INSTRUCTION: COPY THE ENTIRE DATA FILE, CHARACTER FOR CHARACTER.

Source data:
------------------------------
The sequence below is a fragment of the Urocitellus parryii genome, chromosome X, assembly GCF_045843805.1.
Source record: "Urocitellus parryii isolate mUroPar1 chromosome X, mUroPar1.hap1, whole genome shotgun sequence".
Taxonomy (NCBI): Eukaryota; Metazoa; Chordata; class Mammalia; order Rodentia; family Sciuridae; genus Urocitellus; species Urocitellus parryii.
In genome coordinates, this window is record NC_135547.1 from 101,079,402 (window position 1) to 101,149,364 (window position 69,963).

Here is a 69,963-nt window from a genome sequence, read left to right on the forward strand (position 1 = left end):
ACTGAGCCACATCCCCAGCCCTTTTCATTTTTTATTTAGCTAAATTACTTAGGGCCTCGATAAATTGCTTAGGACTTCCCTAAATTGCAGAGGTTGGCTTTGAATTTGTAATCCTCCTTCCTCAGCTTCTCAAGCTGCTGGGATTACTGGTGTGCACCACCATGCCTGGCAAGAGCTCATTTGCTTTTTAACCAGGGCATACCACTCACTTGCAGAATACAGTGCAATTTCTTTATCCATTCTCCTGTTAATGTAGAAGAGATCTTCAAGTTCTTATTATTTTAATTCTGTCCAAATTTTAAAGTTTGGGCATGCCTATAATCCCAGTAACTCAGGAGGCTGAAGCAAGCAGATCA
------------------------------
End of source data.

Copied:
The sequence below is a fragment of the Urocitellus parryii genome, chromosome X, assembly GCF_045843805.1.
Source record: "Urocitellus parryii isolate mUroPar1 chromosome X, mUroPar1.hap1, whole genome shotgun sequence".
Taxonomy (NCBI): Eukaryota; Metazoa; Chordata; class Mammalia; order Rodentia; family Sciuridae; genus Urocitellus; species Urocitellus parryii.
In genome coordinates, this window is record NC_135547.1 from 101,079,402 (window position 1) to 101,149,364 (window position 69,963).

Here is a 69,963-nt window from a genome sequence, read left to right on the forward strand (position 1 = left end):
ACTGAGCCACATCCCCAGCCCTTTTCATTTTTTATTTAGCTAAATTACTTAGGGCCTCGATAAATTGCTTAGGACTTCCCTAAATTGCAGAGGTTGGCTTTGAATTTGTAATCCTCCTTCCTCAGCTTCTCAAGCTGCTGGGATTACTGGTGTGCACCACCATGCCTGGCAAGAGCTCATTTGCTTTTTAACCAGGGCATACCACTCACTTGCAGAATACAGTGCAATTTCTTTATCCATTCTCCTGTTAATGTAGAAGAGATCTTCAAGTTCTTATTATTTTAATTCTGTCCAAATTTTAAAGTTTGGGCATGCCTATAATCCCAGTAACTCAGGAGGCTGAAGCAAGCAGATCA